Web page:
Join us tonight, Wednesday, November 6, 2013, at the Arlington Campus of George Mason University for Drone Wars: Challenges and Solutions, a panel discussion on a framework for the use of unmanned aerial vehicles under the law of armed conflict.
The opening reception will begin at 6:00 PM. At 6:30 PM, a drone pilot with the U.S. Air Force will give a brief presentation on how drones are operated, followed by the panel discussion and a post-panel networking reception with coffee and dessert.
The event will be held in the auditorium of Founders Hall, 3301 Fairfax Drive, Arlington, VA 22201. The closest Metro station is Virginia Square/GMU on the Orange Line, just one block away. Garage parking is available under the building (access from N. Kirkwood Road).
If you have not yet registered, complimentary online registration is available through 4:00 PM today, and then on-site registration will be available at the event.
About the Panelists
- James Jay Carafano, Ph.D. is a leading expert in national security and foreign policy at The Heritage Foundation. Dr. Carafano serves as The Heritage Foundation’s Vice President, Foreign and Defense Policy Studies, E. W. Richardson Fellow, and Director of the Kathryn and Shelby Cullom Davis Institute for International Studies. Dr. Carafano also serves on the Homeland Security Advisory Council convened by the Secretary of Homeland Security and is an adjunct professor at Georgetown University and the Institute of World Politics, along with serving as a senior fellow at George Washington University’s Homeland Security Policy Institute. Dr. Carafano is also a 25-year Army veteran who served as head speechwriter for the Army Chief of Staff and executive editor of Joint Force Quarterly. Dr. Carafano is a graduate of West Point, Georgetown University, and the U.S. Army War College. This past August, Dr. Carafano defended the legality of drones under international law in The Atlantic in an article entitled “Say What You Want About Drones – They’re Perfectly Legal.”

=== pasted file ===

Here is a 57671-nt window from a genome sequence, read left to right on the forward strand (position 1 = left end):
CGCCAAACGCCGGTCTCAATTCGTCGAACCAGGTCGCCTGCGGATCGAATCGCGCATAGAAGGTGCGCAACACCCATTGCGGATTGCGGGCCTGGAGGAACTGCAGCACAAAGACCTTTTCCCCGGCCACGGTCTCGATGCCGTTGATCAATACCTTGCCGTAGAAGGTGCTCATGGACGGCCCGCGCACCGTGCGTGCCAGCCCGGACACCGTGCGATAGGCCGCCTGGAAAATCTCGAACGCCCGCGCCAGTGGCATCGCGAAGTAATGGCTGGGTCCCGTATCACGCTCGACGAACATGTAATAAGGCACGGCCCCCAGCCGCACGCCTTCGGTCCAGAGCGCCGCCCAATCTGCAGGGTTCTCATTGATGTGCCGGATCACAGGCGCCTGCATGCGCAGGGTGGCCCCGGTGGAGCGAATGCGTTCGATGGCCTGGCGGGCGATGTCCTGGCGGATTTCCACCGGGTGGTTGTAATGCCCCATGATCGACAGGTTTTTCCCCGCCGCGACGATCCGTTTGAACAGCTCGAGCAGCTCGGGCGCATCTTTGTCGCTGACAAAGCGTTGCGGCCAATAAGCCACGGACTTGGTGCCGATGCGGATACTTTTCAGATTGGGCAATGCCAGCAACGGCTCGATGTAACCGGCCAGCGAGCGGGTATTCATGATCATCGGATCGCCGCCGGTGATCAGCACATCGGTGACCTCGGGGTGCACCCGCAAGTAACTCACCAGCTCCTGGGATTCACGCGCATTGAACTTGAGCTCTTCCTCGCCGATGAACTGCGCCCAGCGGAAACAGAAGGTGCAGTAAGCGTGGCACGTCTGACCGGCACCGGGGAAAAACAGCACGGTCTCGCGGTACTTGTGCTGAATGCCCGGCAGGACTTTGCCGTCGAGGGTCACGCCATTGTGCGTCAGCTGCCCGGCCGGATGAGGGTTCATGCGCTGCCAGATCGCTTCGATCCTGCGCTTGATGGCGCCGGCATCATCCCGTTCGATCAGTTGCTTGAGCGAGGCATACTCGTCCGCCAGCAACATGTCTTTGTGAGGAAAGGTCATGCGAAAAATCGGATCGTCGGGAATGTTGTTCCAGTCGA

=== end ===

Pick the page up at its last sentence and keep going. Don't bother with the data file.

- Tara McKelvey is a feature writer for BBC News conducting investigative work on leading national security issues from around the world. Formerly, Ms. McKelvey was a correspondent for Newsweek and The Daily Beast, a research fellow at NYU Law’s Center on Law and Security, a Hoover Media Fellow at Stanford University’s Hoover Institution, and a fellow in John Hopkins University’s International Reporting Project. Ms. McKelvey has taught at Georgetown University’s School of Foreign Service and was awarded a Guggenheim Fellowship in 2011. Ms. McKelvey is a graduate of Georgetown University. In February 2011, Ms. McKelvey reported a detailed review of the CIA’s drone program in an article entitled “Inside the Killing Machine,” and in April 2012 conducted a key interview of State Department legal adviser Harold Koh, cataloging his startling reversal on the legality of targeted drone killings under international law.
- Scott Shane is a reporter in the Washington bureau of The New York Times, where he writes about national security and a range of other subjects. Before joining The New York Times, Mr. Shane was a reporter for The Baltimore Sun where he was the Moscow correspondent from 1988 to 1991 and wrote a book on the Soviet collapse, Dismantling Utopia: How Information Ended the Soviet Union, which the Los Angeles Times described as “one of the essential works on the fall of the Soviet Union.” In 1995, he co-wrote a six-part explanatory series of articles on the National Security Agency, the first major investigation of NSA since James Bamford’s 1982 book The Puzzle Palace. Mr. Shane is a graduate of Williams College and Oxford University. Mr. Shane has played a key role in reporting on the legality of the United States’ drone programs and wrote a key article in July 2012 entitled “The Moral Case for Drones,” which scrutinized the alleged moral advantages of unmanned aircraft.
- Jeremy Rabkin (Moderator) is a Professor of Law at George Mason University School of Law. Before joining the faculty in June 2007, he was a professor in the Department of Government at Cornell University for over two decades. Professor Rabkin serves on the Board of Directors of the U.S. Institute of Peace, originally appointed by President George W. Bush in 2007 and then appointed for a second term by President Barack Obama and reconfirmed by the Senate in 2011. He also serves on the Board of Academic Advisers of the American Enterprise Institute and on the Board of Directors of the Center for Individual Rights, a public interest law firm based in Washington, DC.
Presented in partnership with the Federalist Society and the Military Law Society at George Mason University School of Law. Register now!